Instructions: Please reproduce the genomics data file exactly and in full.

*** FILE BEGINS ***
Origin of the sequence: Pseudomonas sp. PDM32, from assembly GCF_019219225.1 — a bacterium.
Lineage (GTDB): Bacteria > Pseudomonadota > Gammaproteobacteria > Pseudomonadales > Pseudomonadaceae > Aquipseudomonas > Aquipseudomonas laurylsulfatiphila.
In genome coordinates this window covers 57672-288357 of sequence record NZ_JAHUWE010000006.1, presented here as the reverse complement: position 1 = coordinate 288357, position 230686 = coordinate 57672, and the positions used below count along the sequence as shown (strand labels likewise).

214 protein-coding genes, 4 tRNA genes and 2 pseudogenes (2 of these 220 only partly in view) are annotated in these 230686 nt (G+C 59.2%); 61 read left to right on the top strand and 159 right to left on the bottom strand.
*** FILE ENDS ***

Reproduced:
Origin of the sequence: Pseudomonas sp. PDM32, from assembly GCF_019219225.1 — a bacterium.
Lineage (GTDB): Bacteria > Pseudomonadota > Gammaproteobacteria > Pseudomonadales > Pseudomonadaceae > Aquipseudomonas > Aquipseudomonas laurylsulfatiphila.
In genome coordinates this window covers 57672-288357 of sequence record NZ_JAHUWE010000006.1, presented here as the reverse complement: position 1 = coordinate 288357, position 230686 = coordinate 57672, and the positions used below count along the sequence as shown (strand labels likewise).

214 protein-coding genes, 4 tRNA genes and 2 pseudogenes (2 of these 220 only partly in view) are annotated in these 230686 nt (G+C 59.2%); 61 read left to right on the top strand and 159 right to left on the bottom strand.